More than 50 people with ties to Venezuela gathered in uptown Charlotte on Sunday to raise awareness about what they say was a fraudulent national presidential election.
We want a new election, said demonstration organizer Elvia Gordils.
On April 14, Hugo Chavez-backed Nicolas Madura beat opposition leader Henrique Capriles in the national election, according to Venezuelas National Electoral Council. The council said Capriles obtained 49 percent of the votes.
Because of accusations of voter fraud, many Venezuelans have called for an independent recount.
We are asking for a clean and legitimate recount, Charlotte event organizer Ricardo Mata said. The electoral board is not doing anything. Theyre hoping time will go by and everyone will forget.
On Sunday, the group of Venezuelans stood near the intersection of Stonewall and Tryon streets, singing national songs; wearing blue, red and yellow baseball caps; and holding signs that said Maduro Ilegitimo and Fraude Electoral.
Many demonstrators played on pots and pans as well as the cuatro, which is Venezuelas national instrument.
Mata said that one of the principles of Capriles supporters is to be nonviolent.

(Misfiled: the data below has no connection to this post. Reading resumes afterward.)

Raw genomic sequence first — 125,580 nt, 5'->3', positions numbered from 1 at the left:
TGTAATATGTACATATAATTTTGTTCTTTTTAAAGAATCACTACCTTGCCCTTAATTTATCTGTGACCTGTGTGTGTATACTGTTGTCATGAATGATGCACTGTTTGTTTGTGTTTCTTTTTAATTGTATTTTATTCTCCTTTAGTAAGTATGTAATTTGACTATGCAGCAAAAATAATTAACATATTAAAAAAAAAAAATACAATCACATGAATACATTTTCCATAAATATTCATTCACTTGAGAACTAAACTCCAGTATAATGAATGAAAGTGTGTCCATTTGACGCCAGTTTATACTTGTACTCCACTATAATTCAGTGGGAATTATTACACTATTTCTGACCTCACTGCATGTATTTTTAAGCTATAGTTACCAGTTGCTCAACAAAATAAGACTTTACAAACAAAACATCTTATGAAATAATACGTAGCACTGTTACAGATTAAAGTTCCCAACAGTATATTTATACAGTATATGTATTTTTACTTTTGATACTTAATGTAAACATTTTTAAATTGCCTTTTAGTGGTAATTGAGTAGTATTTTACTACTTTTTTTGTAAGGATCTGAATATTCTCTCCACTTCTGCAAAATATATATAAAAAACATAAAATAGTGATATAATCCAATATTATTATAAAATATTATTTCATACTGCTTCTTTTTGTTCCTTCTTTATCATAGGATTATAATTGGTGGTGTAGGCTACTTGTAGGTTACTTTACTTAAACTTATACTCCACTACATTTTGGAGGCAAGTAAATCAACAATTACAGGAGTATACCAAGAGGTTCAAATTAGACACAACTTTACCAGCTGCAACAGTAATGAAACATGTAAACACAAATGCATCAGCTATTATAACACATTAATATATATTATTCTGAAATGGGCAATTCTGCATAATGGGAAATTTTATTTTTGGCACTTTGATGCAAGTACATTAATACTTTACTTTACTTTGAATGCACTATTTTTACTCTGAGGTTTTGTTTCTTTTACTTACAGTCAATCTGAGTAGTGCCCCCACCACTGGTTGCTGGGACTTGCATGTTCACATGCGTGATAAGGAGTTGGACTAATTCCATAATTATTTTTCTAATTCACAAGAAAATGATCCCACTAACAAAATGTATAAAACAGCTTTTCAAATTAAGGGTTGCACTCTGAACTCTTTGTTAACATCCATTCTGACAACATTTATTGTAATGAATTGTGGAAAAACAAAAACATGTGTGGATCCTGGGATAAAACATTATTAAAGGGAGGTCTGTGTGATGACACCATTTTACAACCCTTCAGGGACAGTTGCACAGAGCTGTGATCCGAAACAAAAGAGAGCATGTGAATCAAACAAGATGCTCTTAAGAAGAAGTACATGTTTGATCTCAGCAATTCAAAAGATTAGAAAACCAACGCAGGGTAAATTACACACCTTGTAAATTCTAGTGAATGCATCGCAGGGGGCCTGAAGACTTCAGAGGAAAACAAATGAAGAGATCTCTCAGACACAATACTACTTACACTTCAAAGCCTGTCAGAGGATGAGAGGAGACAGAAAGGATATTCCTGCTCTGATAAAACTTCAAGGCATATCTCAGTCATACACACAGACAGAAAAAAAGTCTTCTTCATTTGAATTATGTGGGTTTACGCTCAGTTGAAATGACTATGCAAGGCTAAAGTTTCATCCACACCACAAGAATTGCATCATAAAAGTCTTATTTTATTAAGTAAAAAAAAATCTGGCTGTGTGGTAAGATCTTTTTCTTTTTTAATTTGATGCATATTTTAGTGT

Well be noisy but well be peaceful, he said.
Mata estimates that there are nearly 2,000 Venezuelans living in Charlotte and about 4,500 in the state.
Although they are nearly 2,000 miles away from Venezuelas capital city of Caracas, they are hoping that their persistence will keep the issue alive until the government holds a recount, Mata said.
This is just one step, he said. Its going to be a long fight. We wont stop until we bring Democracy back.
Arriero: 704-804-2637; On Twitter: @earriero
The Charlotte Observer welcomes your comments on news of the day. The more voices engaged in conversation, the better for us all, but do keep it civil. Please refrain from profanity, obscenity, spam, name-calling or attacking others for their views.
Have a news tip? You can send it to a local news editor; email firstname.lastname@example.org to send us your tip - or - consider joining the Public Insight Network and become a source for The Charlotte Observer.Read moreRead less